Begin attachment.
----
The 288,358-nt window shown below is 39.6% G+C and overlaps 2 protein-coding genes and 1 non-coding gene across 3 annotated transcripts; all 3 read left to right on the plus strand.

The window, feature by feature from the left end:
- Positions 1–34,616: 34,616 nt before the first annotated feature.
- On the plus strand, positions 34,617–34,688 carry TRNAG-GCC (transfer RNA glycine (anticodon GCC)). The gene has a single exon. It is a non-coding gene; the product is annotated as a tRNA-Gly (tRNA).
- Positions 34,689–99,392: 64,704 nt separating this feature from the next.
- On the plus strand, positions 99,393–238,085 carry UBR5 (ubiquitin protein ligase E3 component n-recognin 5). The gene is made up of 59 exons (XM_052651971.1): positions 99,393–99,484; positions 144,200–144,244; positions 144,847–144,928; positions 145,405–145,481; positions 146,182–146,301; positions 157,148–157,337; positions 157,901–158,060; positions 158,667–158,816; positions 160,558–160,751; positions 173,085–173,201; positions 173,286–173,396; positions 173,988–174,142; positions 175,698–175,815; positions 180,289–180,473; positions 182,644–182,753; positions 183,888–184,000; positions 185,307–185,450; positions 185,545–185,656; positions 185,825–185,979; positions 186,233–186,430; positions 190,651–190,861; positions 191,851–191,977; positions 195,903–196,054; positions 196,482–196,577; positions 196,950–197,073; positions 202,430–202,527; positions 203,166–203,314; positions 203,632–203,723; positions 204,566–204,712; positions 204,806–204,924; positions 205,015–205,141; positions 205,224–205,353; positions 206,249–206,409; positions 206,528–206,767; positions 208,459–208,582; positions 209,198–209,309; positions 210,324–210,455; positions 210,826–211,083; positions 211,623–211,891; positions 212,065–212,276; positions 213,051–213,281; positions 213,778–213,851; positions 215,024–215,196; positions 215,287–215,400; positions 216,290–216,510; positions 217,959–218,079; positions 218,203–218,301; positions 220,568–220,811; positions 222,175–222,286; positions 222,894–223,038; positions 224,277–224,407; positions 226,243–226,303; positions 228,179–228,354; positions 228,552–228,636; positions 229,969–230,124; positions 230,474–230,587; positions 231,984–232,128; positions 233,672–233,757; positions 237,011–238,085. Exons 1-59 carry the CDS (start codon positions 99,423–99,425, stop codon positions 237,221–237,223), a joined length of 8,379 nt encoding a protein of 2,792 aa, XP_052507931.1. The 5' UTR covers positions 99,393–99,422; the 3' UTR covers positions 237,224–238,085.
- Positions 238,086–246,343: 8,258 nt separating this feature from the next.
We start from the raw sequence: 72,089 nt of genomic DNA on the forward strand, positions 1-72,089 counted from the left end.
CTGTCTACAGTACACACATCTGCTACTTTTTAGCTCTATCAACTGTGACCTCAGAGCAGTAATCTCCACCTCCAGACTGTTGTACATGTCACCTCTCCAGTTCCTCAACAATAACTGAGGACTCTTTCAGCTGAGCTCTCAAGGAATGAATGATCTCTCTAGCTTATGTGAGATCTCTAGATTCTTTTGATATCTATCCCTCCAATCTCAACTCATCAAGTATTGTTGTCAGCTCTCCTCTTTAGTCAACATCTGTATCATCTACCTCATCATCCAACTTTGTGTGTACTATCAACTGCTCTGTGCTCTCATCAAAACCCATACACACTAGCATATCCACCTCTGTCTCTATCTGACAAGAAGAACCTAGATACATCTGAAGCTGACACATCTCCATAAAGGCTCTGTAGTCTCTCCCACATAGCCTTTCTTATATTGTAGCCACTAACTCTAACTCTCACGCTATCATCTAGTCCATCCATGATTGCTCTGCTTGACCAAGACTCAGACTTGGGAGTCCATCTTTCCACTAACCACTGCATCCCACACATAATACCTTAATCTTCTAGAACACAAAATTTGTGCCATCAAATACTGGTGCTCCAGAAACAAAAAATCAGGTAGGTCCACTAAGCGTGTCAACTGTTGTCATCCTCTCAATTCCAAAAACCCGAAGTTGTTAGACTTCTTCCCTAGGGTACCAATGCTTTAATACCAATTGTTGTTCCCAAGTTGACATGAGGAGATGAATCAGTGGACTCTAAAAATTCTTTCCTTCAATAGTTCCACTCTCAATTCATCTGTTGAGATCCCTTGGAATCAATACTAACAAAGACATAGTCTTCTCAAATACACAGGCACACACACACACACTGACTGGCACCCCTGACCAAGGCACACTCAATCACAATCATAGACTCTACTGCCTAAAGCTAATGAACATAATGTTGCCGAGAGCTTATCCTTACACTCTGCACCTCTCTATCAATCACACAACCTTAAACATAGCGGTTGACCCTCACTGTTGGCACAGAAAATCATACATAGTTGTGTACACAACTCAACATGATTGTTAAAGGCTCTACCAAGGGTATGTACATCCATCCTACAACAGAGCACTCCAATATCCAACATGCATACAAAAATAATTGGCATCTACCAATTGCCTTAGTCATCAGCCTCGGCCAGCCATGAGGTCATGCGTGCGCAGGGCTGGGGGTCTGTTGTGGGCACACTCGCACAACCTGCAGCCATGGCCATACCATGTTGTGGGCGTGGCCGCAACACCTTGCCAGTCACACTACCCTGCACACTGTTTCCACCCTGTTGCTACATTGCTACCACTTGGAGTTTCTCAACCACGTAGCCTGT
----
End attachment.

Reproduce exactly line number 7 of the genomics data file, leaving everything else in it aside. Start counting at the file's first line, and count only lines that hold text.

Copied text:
- Positions 238,086–246,343: 8,258 nt separating this feature from the next.